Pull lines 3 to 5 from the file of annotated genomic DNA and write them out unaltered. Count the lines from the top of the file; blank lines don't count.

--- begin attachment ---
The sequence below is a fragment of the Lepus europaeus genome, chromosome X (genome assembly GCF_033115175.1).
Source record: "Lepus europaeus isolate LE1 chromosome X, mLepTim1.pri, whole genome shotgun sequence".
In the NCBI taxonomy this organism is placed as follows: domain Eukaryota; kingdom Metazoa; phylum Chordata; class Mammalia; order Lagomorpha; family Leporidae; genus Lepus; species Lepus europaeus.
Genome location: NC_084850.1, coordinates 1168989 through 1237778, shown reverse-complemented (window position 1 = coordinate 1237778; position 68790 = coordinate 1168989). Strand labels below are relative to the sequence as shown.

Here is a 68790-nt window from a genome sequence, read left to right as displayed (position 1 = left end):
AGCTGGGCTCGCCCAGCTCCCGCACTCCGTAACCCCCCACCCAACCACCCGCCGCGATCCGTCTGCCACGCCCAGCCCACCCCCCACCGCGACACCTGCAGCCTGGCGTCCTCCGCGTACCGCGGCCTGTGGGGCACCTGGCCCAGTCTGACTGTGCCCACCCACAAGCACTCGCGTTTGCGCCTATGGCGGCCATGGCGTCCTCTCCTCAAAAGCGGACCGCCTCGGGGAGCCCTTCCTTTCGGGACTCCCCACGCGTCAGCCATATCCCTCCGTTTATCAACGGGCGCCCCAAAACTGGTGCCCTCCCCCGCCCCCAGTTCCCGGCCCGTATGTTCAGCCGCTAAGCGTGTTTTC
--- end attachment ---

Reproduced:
In the NCBI taxonomy this organism is placed as follows: domain Eukaryota; kingdom Metazoa; phylum Chordata; class Mammalia; order Lagomorpha; family Leporidae; genus Lepus; species Lepus europaeus.
Genome location: NC_084850.1, coordinates 1168989 through 1237778, shown reverse-complemented (window position 1 = coordinate 1237778; position 68790 = coordinate 1168989). Strand labels below are relative to the sequence as shown.

Here is a 68790-nt window from a genome sequence, read left to right as displayed (position 1 = left end):